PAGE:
Another brand I discovered is Bombay Sprout, based in Norfolk owner Zara sources stunning textiles, accessories and art for her shop in Burnham Market.  Zara is incredibly passionate about India and has been inspired by century old traditions and designs, her rug designs add a contemporary twist by using fresh colours, new designs and metallic threads.

Bombay Sprout’s Moto is “made slow, to live long”. Zara adds that ” all over the world, artisans are coming under threat from mass production and we want to create a sanctuary for artisans, valuing slow production over fast, the human hand over machine and natural materials over the synthetic”.  Such a refreshing approach.

A selection of Bombay Sprout’s products left to right: Scallop jute rug, hand painted enamel jug, bespoke palm rug, glass painting.

How will the space be used

Since moving in the washing machine has been in the garage, as has an old fridge and freezer, the garage is like most, concrete floor and bare breeze block walls, not the ideal space to be doing the laundry and storing food.  I wanted a clean space where I could do the laundry, including a sink for hand washing if possible as well as a home for a fridge freezer.

The bonus of adding the additional space will hopefully be an increase in the house’s value (not the main reason for the project, but certainly an added bonus).  I read that a utility room is a consideration for many when looking for a new property.

The storage space in the garage would be used to store things like left over paint and tiles, a bicycle and garden tools and is also where the boiler and the consumer unit are housed.  I have an old pine dresser which will be used for storage in there and will consider hanging extra shelves if necessary.

I’ve been considering switching to eco friendly products for some time and whilst researching for this blog thought it was the perfect time for me to see what is available on the market.  There are lots of brands widely available from the supermarket chains such as Method and Cover, but it’s the products available from online lifestyle store RE which really caught my eye.  RE’s cleaning section on their online shop features some great products including mineral salt dishwasher powder, ostrich feather and wood feather dusters, UK manufactured laundry bags and naturally perfumed Lanza laundry and household soap.  As you’ll see below, they also look great (always a bonus).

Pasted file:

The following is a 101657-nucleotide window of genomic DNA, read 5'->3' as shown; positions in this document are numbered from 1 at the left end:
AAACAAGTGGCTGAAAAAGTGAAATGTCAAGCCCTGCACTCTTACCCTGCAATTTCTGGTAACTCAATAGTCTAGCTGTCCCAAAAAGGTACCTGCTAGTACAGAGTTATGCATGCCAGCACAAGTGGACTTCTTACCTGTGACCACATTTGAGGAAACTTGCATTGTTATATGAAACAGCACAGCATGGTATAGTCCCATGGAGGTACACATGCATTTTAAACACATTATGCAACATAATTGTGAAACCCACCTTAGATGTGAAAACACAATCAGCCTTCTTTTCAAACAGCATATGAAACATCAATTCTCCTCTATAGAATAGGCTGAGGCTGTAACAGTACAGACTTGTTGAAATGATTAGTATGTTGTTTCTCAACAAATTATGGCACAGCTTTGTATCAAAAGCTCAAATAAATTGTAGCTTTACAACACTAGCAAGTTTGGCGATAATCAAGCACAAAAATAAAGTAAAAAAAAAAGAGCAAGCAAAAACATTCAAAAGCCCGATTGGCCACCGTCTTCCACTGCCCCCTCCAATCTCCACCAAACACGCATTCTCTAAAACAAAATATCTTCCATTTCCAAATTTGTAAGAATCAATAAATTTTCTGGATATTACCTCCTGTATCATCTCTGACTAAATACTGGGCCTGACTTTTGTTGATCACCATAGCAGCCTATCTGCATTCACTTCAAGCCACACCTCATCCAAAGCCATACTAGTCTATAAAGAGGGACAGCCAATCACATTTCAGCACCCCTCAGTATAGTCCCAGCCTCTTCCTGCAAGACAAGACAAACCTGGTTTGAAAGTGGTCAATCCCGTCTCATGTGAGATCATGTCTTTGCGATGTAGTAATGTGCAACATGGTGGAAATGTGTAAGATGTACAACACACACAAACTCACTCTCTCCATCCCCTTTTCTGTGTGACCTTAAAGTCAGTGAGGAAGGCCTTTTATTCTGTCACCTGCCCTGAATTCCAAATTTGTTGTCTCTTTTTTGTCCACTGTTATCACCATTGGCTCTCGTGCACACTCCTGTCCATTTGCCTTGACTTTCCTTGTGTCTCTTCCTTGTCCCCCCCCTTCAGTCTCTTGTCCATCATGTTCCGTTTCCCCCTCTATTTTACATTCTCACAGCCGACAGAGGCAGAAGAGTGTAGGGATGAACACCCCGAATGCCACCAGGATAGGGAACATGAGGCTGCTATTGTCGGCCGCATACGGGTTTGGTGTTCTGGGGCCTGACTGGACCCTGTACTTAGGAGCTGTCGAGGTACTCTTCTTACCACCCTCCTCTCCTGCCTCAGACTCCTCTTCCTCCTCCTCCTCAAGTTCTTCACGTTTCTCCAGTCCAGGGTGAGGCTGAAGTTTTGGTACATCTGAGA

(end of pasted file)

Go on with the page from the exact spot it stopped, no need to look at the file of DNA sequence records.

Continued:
Laundry and household product range from RE

Sourcing materials

Due to an error on the worktop company’s part when they delivered our kitchen worktops we already have some white quartz worktops for the project.  This has been a huge saving and whilst the error was very annoying at the time I’m very grateful that we are able to reuse the quartz for this project.  If you’re considering doing something similar you can often find second hand kitchen worktops on both Facebook Marketplace and GumTree.  Salvage yards are often great hunting grounds too.

We removed a couple of doors when we created our open plan kitchen/living space.  One of our neighbours bought one from us but thankfully I held onto the other, which will be used to access the front of the garage from the utility, fitting it to a barn door slider, which will be a great space saver as the door won’t open into either the new space or the garage beyond.

I will need a small amount of base units as well as a Belfast sink.  Rather than buying new I will be on the look out for pre owned, slight seconds, vintage or ex display.  Luckily as there is nothing else in the space at present I’ll be able to design the layout based on the cabinets I am able to source, which makes the search a little easier.

I wanted some open shelving rather than wall cupboards, which I thought would close in the space.  I picked up a couple of second hand Ikea floating shelves from the village selling site on Facebook, they’ve seen better days but I plan to revamp them and give them a whole new look.  I use the village selling site myself to either give away or sell unwanted items, I would always prefer to do this or donate items to charity rather than visiting the local tip.


Trades will be briefed about the eco friendly nature of the project.  I’ll be doing my research and discussing eco friendly materials and methods with them to preempt issues and find solutions wherever possible.

Buying New

I’m not naieve enough to think that every item I use in the project will be reused, recycled, vintage or repurposed, where I do have to use new materials I will be considering the environmental impact of products, energy efficiency of appliances and environmental policies of brands.  I will also as always be looking to support independent and local businesses.

Thanks for stopping by, I can’t wait to share part two of this post with you once the project is complete.  Follow me on Instagram here to follow the journey on my feed and stories.

If you liked this post or have any questions please do leave a comment below and I’ll be sure to respond.